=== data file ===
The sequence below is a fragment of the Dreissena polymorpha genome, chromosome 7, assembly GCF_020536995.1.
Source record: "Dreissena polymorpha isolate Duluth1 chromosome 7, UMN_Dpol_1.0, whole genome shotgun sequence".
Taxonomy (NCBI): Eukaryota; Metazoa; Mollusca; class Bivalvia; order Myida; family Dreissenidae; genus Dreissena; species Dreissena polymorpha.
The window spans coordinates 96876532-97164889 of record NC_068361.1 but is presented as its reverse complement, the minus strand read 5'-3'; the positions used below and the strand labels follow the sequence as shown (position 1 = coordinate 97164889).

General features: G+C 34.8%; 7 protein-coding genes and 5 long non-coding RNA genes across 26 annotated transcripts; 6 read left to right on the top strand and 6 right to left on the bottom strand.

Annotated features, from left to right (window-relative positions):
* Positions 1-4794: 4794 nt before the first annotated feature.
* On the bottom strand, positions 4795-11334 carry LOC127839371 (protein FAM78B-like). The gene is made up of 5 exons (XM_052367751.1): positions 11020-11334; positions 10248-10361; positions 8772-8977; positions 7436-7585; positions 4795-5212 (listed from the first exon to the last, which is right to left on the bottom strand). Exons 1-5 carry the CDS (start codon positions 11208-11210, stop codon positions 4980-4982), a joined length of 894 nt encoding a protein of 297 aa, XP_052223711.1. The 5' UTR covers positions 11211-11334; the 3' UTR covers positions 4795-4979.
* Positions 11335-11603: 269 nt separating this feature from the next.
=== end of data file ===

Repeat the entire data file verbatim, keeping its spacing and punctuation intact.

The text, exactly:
The sequence below is a fragment of the Dreissena polymorpha genome, chromosome 7, assembly GCF_020536995.1.
Source record: "Dreissena polymorpha isolate Duluth1 chromosome 7, UMN_Dpol_1.0, whole genome shotgun sequence".
Taxonomy (NCBI): Eukaryota; Metazoa; Mollusca; class Bivalvia; order Myida; family Dreissenidae; genus Dreissena; species Dreissena polymorpha.
The window spans coordinates 96876532-97164889 of record NC_068361.1 but is presented as its reverse complement, the minus strand read 5'-3'; the positions used below and the strand labels follow the sequence as shown (position 1 = coordinate 97164889).

General features: G+C 34.8%; 7 protein-coding genes and 5 long non-coding RNA genes across 26 annotated transcripts; 6 read left to right on the top strand and 6 right to left on the bottom strand.

Annotated features, from left to right (window-relative positions):
* Positions 1-4794: 4794 nt before the first annotated feature.
* On the bottom strand, positions 4795-11334 carry LOC127839371 (protein FAM78B-like). The gene is made up of 5 exons (XM_052367751.1): positions 11020-11334; positions 10248-10361; positions 8772-8977; positions 7436-7585; positions 4795-5212 (listed from the first exon to the last, which is right to left on the bottom strand). Exons 1-5 carry the CDS (start codon positions 11208-11210, stop codon positions 4980-4982), a joined length of 894 nt encoding a protein of 297 aa, XP_052223711.1. The 5' UTR covers positions 11211-11334; the 3' UTR covers positions 4795-4979.
* Positions 11335-11603: 269 nt separating this feature from the next.